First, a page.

“The ultimate measure of a man is not where he stands in times of comfort and convenience, but where he stands at times of challenge and controversy.” - Dr. Martin Luther King Jr.

83 to 51. That was the score of our most recent game against The Burlington School, a game in which we traveled four hours down to the beautiful Rock Hill Sports and Events Center on a Tuesday evening to be handed a lopsided and seemingly, regrettable loss. We were able to battle for the first quarter and half (at one point cutting the game to 21-19 midway through the second quarter), but the last two and a half quarters exposed many of our weaknesses. While I will be the first to admit that, as a coach, I am not a fun person to be around immediately following a loss of this magnitude, I have grown in my (few) years in this profession at taking a step back, observing film, and appreciating games like these for what they are...lessons. This instance against TBS is one of many over the past three seasons in which I have come to appreciate the value of competition, or “smoke.” In lamest terms, “smoke” refers to a team’s desire to play the best competition available, regardless of outcome. By “ducking smoke” as a coach or program, I believe that you are doing an extreme disservice to your players, coaches, and community, which in many cases leads to under performing and preventing your team from reaching their full potential. But, why wouldn’t people want to play the best the state has to offer? In my opinion there are many reasons, and fear of losing is right at the top. By losing games as a coach or player, you are fully vulnerable to the outside world, especially in the age of social media. Your decisions are scrutinized, your intentions criticized, as losses magnify gaps and force you to embrace discomfort. However, what I would challenge more coaches and programs to do is think critically about the bigger picture of the game, to develop young men and young women into future leaders. Does taking an easier path accomplish this? To me, that would be a resounding no.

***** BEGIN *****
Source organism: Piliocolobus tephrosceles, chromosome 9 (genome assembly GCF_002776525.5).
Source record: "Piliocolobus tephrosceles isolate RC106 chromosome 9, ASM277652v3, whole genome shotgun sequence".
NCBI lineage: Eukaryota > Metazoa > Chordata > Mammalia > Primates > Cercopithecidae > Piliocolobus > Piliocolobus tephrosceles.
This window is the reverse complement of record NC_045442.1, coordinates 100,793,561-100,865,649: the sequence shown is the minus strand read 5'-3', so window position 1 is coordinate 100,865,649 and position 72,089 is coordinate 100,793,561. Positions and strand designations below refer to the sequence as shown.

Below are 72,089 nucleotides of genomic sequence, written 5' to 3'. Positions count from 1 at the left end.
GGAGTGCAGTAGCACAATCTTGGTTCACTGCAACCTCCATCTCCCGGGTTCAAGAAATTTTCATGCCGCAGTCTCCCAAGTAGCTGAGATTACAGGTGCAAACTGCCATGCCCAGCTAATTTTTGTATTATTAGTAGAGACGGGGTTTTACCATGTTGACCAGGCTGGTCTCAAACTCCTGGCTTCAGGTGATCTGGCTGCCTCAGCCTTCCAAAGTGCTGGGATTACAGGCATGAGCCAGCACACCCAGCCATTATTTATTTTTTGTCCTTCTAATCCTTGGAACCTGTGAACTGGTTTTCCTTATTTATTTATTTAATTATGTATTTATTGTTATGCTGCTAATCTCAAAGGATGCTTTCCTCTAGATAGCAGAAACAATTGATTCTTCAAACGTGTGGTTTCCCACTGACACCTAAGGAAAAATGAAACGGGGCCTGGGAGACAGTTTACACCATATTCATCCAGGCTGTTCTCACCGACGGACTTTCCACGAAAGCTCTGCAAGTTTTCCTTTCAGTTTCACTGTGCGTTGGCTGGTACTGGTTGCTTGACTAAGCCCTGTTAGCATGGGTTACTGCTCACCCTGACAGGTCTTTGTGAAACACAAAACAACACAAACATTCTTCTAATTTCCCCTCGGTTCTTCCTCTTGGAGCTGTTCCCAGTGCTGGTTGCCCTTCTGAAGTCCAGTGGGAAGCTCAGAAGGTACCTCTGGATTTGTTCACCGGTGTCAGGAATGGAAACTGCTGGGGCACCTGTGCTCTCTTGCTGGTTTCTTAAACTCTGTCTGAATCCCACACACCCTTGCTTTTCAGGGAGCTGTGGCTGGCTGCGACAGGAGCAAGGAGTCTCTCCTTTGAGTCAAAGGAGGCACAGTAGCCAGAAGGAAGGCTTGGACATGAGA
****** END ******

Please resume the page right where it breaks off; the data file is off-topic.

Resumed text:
Our teams over the past two years are perfect examples of this. We are a 1A public school that could use any excuse in the book (no gym, no weight room, less than 400 students in the school, etc.) to find teams we feel more confident playing. In both seasons we won a regular season conference championship, a conference tournament championship, and a 1A East Regional Championship, giving us the opportunity to play for a state title. But in 2018-2019 we emphasized a schedule where we knew our talent could carry us if we did what we were supposed to do. As a result, when the going got tough, we couldn’t get the job done, losing to Bishop McGuinness by 1 point in the state championship game.

Conversely, in 2019-2020 we had debatably the hardest out of conference schedule in the state, regardless of classification. We started the season 0-4 losing in blowout fashion to Piedmont Classical and Wesleyan Christian, while battling Moravian Prep and Greenfield down to the wire. People wrote us off after just four games! But deep down, keeping things in perspective, we knew what we were capable of. After losing at Greenfield by 1 point (our second one point loss against them that season) I vividly remember saying in our locker room “we are going to win a state championship,” and I meant EVERY WORD! When we defeated Independence HS at a showcase in Winston-Salem in early January, we knew what we were capable of, and the “smoke” was turning into straight fire. We went 26-10 on the year, and in the state playoffs averaged beating our opponents by a score of 79 to 48. Why? Because we didn’t duck smoke. Ultimately, seeking competition or colloquially wanting “all the smoke” is incredibly beneficial. It develops character and teaches players how to handle adversity, it shows that you care more about the growth of your team rather than your overall record, and (get this) it actually helps your team get BETTER and more UNITED. The teams that crave the competition across the state are building powerhouses and leaving others in the dust, and this trend isn’t going anywhere anytime soon. So, for the time being, we will learn from our most recent result and get closer as a group. While COVID has taken many elite competitions away from us this year such as games against Word of God (shout out to the 252/919 Showcase), Ravenscroft, and playing in the John Wall Invitational, we will continue to seek the best competition available so our players can be at their peak in the season when it matters most. To those we schedule, we appreciate the opportunity. To those still questioning the value, STOP DUCKING SMOKE!



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